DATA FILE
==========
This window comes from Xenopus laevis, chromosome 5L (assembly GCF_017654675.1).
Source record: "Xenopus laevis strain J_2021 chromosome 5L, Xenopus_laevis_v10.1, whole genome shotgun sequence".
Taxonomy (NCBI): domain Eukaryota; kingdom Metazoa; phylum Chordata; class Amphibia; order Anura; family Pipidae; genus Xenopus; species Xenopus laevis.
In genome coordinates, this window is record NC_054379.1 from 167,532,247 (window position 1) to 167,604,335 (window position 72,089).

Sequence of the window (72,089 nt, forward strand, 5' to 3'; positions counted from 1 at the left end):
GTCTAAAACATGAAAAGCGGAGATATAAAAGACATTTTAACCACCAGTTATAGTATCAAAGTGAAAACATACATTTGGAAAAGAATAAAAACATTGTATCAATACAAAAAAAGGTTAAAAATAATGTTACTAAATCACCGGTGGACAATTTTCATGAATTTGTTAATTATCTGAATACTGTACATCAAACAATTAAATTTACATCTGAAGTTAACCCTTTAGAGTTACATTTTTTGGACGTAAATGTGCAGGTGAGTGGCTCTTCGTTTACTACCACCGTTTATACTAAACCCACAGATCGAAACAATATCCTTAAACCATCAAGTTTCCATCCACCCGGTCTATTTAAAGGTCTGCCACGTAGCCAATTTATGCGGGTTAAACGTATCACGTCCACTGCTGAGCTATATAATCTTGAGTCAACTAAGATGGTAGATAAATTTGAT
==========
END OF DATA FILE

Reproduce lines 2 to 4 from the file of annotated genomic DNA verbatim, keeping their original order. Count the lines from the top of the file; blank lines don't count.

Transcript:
Source record: "Xenopus laevis strain J_2021 chromosome 5L, Xenopus_laevis_v10.1, whole genome shotgun sequence".
Taxonomy (NCBI): domain Eukaryota; kingdom Metazoa; phylum Chordata; class Amphibia; order Anura; family Pipidae; genus Xenopus; species Xenopus laevis.
In genome coordinates, this window is record NC_054379.1 from 167,532,247 (window position 1) to 167,604,335 (window position 72,089).